After 12 years leading one of the world’s most well-known food and beverage companies, Indra Nooyi will step down as chief executive of PepsiCo in October.
Nooyi has spent the past 24 years working at PepsiCo, including as a chief strategist and chief financial officer, before taking over the mantle as chief executive and president in October 2006.
Ramon Leguarta will succeed Nooyi as chief executive officer at the start of October, with Nooyi to continue to serve as chair of the PepsiCo board until early-2019.
The start of Nooyi’s tenure as chief executive coincided with the global financial crisis but over the next decade, she set about transforming PepsiCo into a consumer goods brand that is firmly grounded in the company’s “performance with purpose” philosophy, and with an eye on changing consumer preferences for healthier snacks.
At the same time, under her leadership, PepsiCo’s net revenue grew from $US 35 billion in 2006 to $US 63.5 billion in 2017, and shareholder returns increased by 162% over the same period.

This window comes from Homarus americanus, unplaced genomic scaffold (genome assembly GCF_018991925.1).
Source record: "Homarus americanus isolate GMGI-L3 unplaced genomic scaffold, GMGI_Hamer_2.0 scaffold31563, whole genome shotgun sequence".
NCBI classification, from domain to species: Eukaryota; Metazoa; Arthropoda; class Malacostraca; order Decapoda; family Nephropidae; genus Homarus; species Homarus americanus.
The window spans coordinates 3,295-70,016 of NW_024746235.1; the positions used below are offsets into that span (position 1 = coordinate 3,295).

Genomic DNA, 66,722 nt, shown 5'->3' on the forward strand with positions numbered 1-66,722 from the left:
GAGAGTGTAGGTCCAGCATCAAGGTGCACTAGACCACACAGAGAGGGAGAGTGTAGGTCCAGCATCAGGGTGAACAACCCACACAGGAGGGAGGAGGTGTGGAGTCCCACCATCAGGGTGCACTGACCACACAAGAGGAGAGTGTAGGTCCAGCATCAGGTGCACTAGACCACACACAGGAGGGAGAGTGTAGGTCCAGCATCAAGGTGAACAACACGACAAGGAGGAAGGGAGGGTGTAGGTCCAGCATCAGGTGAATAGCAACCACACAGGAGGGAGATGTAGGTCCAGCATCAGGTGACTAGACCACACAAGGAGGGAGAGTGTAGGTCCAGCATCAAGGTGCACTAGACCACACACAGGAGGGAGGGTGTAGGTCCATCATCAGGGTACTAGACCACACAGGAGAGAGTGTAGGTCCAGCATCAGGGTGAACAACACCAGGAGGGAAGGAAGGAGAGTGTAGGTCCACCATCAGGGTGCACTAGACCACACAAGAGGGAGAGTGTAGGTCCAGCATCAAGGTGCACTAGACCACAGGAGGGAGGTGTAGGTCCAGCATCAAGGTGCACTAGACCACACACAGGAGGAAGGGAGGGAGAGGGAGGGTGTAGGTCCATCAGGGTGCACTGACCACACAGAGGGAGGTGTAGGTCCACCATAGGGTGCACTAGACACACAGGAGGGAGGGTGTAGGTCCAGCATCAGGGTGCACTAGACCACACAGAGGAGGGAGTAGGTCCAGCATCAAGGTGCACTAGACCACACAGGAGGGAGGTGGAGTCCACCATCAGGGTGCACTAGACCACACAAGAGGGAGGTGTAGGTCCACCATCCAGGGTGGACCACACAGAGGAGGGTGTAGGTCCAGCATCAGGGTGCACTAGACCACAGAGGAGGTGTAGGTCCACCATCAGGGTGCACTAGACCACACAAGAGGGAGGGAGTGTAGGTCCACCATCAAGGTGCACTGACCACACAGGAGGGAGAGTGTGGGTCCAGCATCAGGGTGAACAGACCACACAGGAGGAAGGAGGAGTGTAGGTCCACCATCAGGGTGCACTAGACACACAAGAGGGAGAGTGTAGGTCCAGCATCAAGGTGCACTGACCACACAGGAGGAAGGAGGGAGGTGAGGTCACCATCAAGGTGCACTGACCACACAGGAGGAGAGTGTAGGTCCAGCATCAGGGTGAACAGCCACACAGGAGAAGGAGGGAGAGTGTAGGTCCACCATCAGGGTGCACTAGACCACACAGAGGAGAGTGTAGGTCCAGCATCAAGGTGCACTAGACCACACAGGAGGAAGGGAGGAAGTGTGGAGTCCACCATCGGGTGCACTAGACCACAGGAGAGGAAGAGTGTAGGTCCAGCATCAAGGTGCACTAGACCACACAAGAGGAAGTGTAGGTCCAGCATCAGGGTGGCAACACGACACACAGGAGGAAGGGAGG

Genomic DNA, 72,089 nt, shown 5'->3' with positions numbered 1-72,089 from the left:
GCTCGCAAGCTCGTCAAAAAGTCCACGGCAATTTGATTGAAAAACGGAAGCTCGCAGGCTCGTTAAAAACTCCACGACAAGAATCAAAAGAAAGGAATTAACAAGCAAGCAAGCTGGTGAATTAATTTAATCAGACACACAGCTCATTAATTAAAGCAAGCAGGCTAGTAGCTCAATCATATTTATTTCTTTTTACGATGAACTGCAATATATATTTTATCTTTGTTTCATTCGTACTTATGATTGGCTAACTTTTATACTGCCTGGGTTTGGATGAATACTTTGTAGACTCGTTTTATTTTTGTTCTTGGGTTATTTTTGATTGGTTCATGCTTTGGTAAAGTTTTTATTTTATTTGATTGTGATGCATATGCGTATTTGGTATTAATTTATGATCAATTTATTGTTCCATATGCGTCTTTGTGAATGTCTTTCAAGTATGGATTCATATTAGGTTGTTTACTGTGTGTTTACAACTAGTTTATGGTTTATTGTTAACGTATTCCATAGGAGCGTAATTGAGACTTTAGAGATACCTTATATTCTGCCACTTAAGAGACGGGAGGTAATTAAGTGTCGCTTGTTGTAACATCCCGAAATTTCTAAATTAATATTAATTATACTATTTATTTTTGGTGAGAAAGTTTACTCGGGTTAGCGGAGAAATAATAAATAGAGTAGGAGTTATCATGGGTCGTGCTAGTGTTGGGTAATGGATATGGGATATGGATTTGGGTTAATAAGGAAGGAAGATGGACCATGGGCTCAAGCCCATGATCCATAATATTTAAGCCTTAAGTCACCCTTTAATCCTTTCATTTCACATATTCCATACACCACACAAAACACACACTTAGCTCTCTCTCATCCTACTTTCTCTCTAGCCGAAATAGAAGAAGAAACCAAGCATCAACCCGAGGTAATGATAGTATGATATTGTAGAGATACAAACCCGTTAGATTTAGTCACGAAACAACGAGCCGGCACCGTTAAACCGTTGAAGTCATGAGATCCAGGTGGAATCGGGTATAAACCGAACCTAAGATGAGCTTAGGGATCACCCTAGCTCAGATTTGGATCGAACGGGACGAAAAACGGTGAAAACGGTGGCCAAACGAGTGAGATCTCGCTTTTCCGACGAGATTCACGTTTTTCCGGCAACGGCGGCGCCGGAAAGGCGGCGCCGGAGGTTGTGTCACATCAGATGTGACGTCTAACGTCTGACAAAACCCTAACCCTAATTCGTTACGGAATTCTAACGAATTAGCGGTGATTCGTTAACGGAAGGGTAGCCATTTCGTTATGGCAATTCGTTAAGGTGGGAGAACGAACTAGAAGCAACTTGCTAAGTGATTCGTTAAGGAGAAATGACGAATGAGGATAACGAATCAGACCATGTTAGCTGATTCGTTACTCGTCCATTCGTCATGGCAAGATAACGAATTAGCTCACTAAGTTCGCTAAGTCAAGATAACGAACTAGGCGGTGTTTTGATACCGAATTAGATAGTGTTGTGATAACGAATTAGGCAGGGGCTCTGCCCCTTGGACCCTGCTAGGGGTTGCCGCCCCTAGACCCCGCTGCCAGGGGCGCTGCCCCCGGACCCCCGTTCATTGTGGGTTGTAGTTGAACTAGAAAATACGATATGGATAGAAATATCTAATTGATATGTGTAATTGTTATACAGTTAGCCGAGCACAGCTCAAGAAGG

“Today is a day of mixed emotions for me. This company has been my life for nearly a quarter century and part of my heart will always remain here”, she said in a statement on Monday.
Nooyi’s has consistently featured among the ranks of the most powerful women in the world, and she has regularly spoken about how her childhood growing up in Madras in India influenced her approach to business and leadership.
She’s also offered frank assessments of the challenges involved in raising a family while climbing the corporate ladder, and continues to push for greater diversity in business.